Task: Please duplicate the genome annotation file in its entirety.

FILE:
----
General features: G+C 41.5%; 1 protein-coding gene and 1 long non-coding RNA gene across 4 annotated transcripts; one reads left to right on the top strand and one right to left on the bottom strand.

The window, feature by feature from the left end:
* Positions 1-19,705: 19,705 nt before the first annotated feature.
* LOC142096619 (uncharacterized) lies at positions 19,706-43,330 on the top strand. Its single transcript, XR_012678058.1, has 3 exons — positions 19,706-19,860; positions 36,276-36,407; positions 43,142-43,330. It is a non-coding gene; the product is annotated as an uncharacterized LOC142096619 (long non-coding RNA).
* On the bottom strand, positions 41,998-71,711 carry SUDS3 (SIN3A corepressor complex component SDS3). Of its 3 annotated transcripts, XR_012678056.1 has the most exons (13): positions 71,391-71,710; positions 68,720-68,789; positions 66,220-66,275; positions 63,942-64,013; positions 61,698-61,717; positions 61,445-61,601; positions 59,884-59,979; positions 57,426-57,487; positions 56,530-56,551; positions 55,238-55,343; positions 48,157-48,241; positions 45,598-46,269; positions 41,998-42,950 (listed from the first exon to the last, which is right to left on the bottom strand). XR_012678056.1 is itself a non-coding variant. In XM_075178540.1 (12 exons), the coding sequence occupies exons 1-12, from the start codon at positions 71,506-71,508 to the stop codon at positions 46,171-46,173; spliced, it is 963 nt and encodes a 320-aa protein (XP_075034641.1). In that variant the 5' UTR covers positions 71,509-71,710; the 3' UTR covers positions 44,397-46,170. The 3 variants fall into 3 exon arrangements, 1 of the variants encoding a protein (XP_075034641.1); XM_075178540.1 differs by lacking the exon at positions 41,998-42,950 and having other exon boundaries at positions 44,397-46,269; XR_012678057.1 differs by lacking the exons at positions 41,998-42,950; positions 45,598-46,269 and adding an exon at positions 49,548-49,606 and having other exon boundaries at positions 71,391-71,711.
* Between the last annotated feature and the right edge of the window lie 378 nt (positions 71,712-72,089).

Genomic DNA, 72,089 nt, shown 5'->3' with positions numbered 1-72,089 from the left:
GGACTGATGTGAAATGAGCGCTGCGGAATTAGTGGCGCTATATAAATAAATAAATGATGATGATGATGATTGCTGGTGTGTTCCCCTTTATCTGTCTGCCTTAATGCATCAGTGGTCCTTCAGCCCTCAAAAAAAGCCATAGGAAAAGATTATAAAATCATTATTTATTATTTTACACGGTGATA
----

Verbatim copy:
General features: G+C 41.5%; 1 protein-coding gene and 1 long non-coding RNA gene across 4 annotated transcripts; one reads left to right on the top strand and one right to left on the bottom strand.

The window, feature by feature from the left end:
* Positions 1-19,705: 19,705 nt before the first annotated feature.
* LOC142096619 (uncharacterized) lies at positions 19,706-43,330 on the top strand. Its single transcript, XR_012678058.1, has 3 exons — positions 19,706-19,860; positions 36,276-36,407; positions 43,142-43,330. It is a non-coding gene; the product is annotated as an uncharacterized LOC142096619 (long non-coding RNA).
* On the bottom strand, positions 41,998-71,711 carry SUDS3 (SIN3A corepressor complex component SDS3). Of its 3 annotated transcripts, XR_012678056.1 has the most exons (13): positions 71,391-71,710; positions 68,720-68,789; positions 66,220-66,275; positions 63,942-64,013; positions 61,698-61,717; positions 61,445-61,601; positions 59,884-59,979; positions 57,426-57,487; positions 56,530-56,551; positions 55,238-55,343; positions 48,157-48,241; positions 45,598-46,269; positions 41,998-42,950 (listed from the first exon to the last, which is right to left on the bottom strand). XR_012678056.1 is itself a non-coding variant. In XM_075178540.1 (12 exons), the coding sequence occupies exons 1-12, from the start codon at positions 71,506-71,508 to the stop codon at positions 46,171-46,173; spliced, it is 963 nt and encodes a 320-aa protein (XP_075034641.1). In that variant the 5' UTR covers positions 71,509-71,710; the 3' UTR covers positions 44,397-46,170. The 3 variants fall into 3 exon arrangements, 1 of the variants encoding a protein (XP_075034641.1); XM_075178540.1 differs by lacking the exon at positions 41,998-42,950 and having other exon boundaries at positions 44,397-46,269; XR_012678057.1 differs by lacking the exons at positions 41,998-42,950; positions 45,598-46,269 and adding an exon at positions 49,548-49,606 and having other exon boundaries at positions 71,391-71,711.
* Between the last annotated feature and the right edge of the window lie 378 nt (positions 71,712-72,089).

Genomic DNA, 72,089 nt, shown 5'->3' with positions numbered 1-72,089 from the left:
GGACTGATGTGAAATGAGCGCTGCGGAATTAGTGGCGCTATATAAATAAATAAATGATGATGATGATGATTGCTGGTGTGTTCCCCTTTATCTGTCTGCCTTAATGCATCAGTGGTCCTTCAGCCCTCAAAAAAAGCCATAGGAAAAGATTATAAAATCATTATTTATTATTTTACACGGTGATA